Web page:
On September 5, a commission was established in the Tre Kronor palace to investigate the causes of the shipwreck and debug responsibilities, composed of seventeen councillors and officers of the navy and chaired by Admiral Karl Karlsson Gyllenhielm. Each of the officers who survived the shipwreck, including Captain Söfring Hansson, declared that the entire crew was sober and that the artillery, cargo and ballast anchorages were properly fixed. The shipowners assured that they had followed the construction and assembly instructions of the ship to the letter. The aim of the investigation seemed to be more in trying to find a scapegoat than in discovering the real causes of the disaster, so, finally, the shipwreck was attributed to problems in the design of Henrik Hybertsson, who, to make things easier, had died one year earlier.
The tests mentioned above had already provided an indication of the causes of the disaster: the low stability of the ship due to a centre of gravity that was too high that not even the 120 tons of stone used as ballast could compensate and the last reason could be due to the modifications made on the structure to house the second gun deck, an express request of the monarch for the vessel to have an exceptional firepower. Even so, the Vasa would not have sunk on its first voyage if the lower artillery gunports had remained closed.
The first attempts, unsuccessful, to rescue the ship, were made only three days after the shipwreck, however, with the technology of the time the only thing that was achieved was dragging it to shallower waters. Thirty years later a team of divers retrieved more than fifty guns. But it would not be until the mid-twentieth century when the rescue of the Vasa began to be seriously considered. In 1956 the amateur archaeologist Anders Franzen together with the diver Edvin Fälting spent the summer locating the exact whereabouts of the ship, which they located on August 25. From then on, the recovery work began, involving more than 1,300 dives to drill six tunnels under the wreck through which the cables that had to hoist it were to pass. Finally, on the morning of April 24, 1961, the Vasa returned to the surface. She had spent 333 years resting on the mud of the seabed in Stockholm. The expectation that had caused the maiden voyage was repeated to witness how the hull surfaced again thanks to the two pontoons that refloated it. Accompanied by two tugboats, pontoons and galleon, they reached the dry dock of the Beckholmen shipyard.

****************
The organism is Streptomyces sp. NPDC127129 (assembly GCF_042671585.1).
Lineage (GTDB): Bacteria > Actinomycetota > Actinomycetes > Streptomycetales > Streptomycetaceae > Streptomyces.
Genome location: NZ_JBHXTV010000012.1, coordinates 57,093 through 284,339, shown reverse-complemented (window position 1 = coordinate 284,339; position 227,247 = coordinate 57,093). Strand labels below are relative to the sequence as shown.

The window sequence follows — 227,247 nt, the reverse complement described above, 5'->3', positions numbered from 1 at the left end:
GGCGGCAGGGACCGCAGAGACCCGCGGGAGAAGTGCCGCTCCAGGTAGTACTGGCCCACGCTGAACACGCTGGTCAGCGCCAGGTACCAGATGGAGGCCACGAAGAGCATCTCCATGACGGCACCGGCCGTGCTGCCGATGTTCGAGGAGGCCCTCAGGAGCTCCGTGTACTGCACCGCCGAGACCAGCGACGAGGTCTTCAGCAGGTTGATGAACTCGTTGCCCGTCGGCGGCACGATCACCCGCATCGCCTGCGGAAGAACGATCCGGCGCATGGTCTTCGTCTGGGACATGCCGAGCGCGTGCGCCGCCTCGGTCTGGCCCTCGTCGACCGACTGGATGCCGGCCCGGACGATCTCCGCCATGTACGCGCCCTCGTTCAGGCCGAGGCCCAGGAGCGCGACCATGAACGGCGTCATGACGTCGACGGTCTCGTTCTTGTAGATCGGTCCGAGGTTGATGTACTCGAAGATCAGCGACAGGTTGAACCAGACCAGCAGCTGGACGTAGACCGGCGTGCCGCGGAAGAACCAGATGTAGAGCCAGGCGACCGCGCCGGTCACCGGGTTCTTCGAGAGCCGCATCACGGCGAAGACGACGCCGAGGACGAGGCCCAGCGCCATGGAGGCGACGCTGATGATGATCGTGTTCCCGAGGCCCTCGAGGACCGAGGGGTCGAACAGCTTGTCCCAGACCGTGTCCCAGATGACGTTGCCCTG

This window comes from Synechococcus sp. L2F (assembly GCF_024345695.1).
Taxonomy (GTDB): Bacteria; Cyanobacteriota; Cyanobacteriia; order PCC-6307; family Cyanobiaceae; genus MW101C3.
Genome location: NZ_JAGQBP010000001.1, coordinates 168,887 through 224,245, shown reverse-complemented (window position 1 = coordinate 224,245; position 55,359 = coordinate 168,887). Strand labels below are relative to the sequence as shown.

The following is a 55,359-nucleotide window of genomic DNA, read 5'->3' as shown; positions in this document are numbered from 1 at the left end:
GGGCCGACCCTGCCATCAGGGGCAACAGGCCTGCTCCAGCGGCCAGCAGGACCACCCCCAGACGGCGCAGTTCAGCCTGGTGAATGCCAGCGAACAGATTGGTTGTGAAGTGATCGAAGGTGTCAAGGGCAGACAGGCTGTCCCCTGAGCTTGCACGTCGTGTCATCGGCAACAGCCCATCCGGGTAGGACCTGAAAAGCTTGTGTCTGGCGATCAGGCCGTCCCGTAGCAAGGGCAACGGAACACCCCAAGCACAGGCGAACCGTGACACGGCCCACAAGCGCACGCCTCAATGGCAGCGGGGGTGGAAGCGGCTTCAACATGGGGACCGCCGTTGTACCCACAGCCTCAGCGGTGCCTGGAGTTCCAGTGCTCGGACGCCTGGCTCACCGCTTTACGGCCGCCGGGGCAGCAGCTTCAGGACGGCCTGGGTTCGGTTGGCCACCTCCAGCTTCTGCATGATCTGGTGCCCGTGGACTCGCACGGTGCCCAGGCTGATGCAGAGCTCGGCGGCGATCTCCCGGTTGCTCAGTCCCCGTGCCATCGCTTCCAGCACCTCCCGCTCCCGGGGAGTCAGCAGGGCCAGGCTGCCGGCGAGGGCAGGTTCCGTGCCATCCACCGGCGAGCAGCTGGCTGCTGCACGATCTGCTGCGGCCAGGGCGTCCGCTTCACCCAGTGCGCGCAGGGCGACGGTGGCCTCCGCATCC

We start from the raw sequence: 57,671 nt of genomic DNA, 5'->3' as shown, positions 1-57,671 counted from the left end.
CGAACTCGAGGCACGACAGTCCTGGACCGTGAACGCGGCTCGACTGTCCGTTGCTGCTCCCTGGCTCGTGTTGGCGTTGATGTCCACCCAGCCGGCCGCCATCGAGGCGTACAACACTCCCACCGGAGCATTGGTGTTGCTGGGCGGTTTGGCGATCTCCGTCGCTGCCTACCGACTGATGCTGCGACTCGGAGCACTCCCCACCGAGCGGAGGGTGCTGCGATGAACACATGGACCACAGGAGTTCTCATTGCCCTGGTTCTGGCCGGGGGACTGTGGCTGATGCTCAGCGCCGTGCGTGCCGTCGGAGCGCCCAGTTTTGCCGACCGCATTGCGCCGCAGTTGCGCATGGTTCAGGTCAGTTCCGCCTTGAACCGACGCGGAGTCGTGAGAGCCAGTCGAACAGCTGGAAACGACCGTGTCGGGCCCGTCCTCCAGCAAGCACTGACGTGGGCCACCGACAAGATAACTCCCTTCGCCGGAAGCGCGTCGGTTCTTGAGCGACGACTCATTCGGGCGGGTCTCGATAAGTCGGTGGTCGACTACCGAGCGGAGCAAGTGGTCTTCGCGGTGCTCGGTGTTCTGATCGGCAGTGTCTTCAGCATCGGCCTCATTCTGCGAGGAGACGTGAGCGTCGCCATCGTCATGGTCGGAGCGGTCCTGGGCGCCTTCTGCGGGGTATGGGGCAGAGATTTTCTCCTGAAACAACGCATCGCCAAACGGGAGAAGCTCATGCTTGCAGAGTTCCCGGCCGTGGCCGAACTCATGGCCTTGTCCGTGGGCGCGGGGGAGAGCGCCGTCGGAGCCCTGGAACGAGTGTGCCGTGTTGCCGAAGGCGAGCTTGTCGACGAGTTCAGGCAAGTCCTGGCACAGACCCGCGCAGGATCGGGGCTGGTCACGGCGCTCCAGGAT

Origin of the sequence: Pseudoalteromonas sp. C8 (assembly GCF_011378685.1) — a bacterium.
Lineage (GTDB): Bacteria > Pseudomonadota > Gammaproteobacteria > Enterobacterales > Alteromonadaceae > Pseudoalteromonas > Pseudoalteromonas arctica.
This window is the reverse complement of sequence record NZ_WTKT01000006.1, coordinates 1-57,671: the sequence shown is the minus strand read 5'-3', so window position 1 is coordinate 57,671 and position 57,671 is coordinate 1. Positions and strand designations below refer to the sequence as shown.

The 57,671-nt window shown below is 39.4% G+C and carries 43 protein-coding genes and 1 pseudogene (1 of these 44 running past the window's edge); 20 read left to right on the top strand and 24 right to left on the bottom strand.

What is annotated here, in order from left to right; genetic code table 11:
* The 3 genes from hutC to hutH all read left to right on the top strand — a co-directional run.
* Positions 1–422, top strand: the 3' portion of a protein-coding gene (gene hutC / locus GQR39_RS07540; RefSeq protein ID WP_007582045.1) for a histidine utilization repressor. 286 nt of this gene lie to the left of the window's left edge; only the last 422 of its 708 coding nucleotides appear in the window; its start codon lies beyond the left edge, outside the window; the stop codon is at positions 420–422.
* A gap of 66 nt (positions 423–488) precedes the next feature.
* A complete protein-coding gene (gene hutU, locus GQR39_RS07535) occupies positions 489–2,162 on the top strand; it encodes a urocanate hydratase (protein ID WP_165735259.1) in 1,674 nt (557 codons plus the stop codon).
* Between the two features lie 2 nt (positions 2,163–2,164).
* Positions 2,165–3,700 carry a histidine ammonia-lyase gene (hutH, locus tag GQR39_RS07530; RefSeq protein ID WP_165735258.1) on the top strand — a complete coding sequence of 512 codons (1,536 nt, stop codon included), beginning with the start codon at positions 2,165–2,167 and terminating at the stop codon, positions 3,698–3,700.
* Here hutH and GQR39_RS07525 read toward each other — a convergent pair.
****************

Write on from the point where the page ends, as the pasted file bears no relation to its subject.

In 1981 the Swedish government chose to build a permanent space to house and maintain the Vasa, a space about one hundred feet high that was created by the architects Göran Mänsson and Marianne Dahlbäckque in Galärvarvet shipyards, in Djurgården. The building is topped by three masts that evoke those of the boat with the same height and situation that they would have if they were the real ones. The museum would be definitely open to the general public in 1990. There are also exhibits, sculptures, anchors and objects recovered by the sailors near the wreck.